Why oil prices are climbing

COVID recovery demand and the switch to fuel oil and diesel for power generation encouraged by high natural gas and coal prices have been identified as the factors driving up oil prices which hit multi-year highs on Monday, according to a report by U.S. news agency, Reuters.

General view of Saudi Aramco’s Ras Tanura oil refinery and oil terminal in Saudi Arabia May 21, 2018. REUTERS/Ahmed Jadallah

“Brent crude oil futures were up 59 cents, or 0.7%, to $85.45 a barrel by 0900 GMT, after hitting $86.04, their highest level since October 2018.

“U.S. West Texas Intermediate (WTI) crude futures climbed 90 cents, or 1.1%, to $83.18 a barrel, after hitting a $83.73, their highest since October 2014.

“Both contracts rose by at least 3% last week,” Reuters reported.

“easing restrictions around the world are likely to help the recovery in fuel consumption,”

Analysts at ANZ bank said in a note that “easing restrictions around the world are likely to help the recovery in fuel consumption” and that gas-to-oil switching for power generation alone could boost demand by as much as 450,000 barrels per day in the fourth quarter.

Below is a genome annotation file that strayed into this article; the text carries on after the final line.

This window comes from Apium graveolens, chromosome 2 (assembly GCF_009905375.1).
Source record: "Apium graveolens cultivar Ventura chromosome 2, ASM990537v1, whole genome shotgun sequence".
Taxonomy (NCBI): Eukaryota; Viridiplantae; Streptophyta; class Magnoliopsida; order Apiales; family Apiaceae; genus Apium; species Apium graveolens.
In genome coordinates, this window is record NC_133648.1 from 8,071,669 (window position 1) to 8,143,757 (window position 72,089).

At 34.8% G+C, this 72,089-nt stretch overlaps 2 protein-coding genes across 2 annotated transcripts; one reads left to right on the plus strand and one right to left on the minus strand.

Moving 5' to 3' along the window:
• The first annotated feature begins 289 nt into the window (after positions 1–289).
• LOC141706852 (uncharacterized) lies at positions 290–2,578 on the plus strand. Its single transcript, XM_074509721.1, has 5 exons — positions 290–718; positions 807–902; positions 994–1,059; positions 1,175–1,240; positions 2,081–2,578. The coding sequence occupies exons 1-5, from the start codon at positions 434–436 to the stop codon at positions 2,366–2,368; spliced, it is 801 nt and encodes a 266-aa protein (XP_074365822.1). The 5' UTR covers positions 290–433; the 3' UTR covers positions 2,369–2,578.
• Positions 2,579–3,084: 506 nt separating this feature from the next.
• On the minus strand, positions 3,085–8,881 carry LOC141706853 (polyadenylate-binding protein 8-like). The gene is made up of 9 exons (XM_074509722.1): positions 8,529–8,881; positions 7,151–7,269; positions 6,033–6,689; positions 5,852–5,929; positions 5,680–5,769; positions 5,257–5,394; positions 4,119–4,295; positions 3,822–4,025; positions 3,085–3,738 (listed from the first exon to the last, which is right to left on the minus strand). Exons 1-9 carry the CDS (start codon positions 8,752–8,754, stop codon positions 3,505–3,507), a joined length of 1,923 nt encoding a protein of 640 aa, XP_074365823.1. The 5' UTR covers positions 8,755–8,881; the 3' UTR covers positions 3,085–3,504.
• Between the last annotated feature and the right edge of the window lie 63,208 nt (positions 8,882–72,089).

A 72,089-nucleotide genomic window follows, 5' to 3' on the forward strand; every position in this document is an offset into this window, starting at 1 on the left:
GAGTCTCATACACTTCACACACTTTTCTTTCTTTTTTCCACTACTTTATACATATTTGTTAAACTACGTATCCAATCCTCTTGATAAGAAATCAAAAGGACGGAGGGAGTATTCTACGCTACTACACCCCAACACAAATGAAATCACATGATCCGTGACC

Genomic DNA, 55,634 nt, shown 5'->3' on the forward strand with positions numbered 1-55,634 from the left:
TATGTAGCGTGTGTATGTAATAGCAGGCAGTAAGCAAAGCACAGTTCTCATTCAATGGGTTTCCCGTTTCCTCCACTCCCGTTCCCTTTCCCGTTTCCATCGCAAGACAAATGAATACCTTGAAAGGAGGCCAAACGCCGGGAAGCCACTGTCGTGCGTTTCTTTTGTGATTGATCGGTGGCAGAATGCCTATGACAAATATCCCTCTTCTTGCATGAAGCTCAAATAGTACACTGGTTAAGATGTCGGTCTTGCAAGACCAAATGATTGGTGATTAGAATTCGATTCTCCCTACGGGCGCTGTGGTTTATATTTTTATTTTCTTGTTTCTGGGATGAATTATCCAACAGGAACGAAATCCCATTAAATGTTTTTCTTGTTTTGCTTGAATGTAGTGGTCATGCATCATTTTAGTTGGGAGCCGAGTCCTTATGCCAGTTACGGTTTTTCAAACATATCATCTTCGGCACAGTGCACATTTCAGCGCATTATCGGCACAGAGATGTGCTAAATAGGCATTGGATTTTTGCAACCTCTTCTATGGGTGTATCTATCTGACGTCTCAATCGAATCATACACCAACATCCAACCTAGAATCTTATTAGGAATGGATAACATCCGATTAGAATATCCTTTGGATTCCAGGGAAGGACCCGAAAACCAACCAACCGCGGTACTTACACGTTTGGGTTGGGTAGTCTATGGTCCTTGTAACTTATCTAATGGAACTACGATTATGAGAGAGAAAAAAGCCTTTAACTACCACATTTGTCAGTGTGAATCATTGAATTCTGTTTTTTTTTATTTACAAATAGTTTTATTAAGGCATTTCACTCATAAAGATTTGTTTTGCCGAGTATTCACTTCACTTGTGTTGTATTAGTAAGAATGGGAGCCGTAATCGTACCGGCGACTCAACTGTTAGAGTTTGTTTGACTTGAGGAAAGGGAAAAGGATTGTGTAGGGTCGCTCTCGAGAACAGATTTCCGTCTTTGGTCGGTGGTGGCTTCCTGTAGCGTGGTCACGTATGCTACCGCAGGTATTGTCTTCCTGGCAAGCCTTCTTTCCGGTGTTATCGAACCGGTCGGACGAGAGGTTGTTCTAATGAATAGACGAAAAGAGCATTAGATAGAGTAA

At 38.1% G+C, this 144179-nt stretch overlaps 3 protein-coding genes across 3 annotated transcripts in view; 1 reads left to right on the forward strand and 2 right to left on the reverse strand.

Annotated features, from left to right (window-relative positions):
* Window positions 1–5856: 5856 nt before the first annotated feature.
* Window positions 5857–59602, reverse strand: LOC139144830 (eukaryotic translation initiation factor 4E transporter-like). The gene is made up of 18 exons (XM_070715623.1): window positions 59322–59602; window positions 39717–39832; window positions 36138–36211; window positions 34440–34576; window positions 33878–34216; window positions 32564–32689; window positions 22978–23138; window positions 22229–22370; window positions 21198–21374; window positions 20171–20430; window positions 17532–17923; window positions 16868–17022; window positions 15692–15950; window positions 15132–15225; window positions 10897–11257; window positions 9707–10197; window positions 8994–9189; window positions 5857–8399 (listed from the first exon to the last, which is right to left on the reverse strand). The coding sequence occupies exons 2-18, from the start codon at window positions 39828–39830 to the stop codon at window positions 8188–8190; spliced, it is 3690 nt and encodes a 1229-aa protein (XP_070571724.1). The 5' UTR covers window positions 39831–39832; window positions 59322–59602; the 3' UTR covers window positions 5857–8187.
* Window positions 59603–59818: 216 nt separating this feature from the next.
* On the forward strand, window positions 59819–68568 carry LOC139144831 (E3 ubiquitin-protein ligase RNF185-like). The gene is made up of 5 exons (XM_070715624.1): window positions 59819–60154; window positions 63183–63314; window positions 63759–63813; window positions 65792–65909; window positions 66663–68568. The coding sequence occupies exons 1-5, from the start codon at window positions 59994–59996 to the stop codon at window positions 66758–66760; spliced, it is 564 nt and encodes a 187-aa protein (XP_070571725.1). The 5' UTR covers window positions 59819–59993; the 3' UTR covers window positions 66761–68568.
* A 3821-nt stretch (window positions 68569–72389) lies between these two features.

Edward Moya, senior analyst at OANDA said temperatures in the northern hemisphere are also expected to worsen an oil supply deficit.

“The oil market deficit seems poised to get worse as the energy crunch will intensify as the weather in the north has already started to get colder.

“As coal, electricity, and natural gas shortages lead to additional demand for crude, it appears that won’t be accompanied by significantly extra barrels from OPEC+ or the U.S.,” he added.

Japan would urge oil producers to increase output and take steps to cushion the impact of surging energy costs on industry, according to Prime Minister Fumio Kishida on Monday

Data released by China show third-quarter economic growth fell to its lowest level in a year hurt by power shortages, supply bottlenecks and sporadic COVID-19 outbreaks.

Daily crude processing rate by China in September also fell to its lowest level since May 2020 as a feedstock shortage and environmental inspections crippled operations at refineries, while independent refiners faced tightening crude import quotas.

Categories: Economy, World

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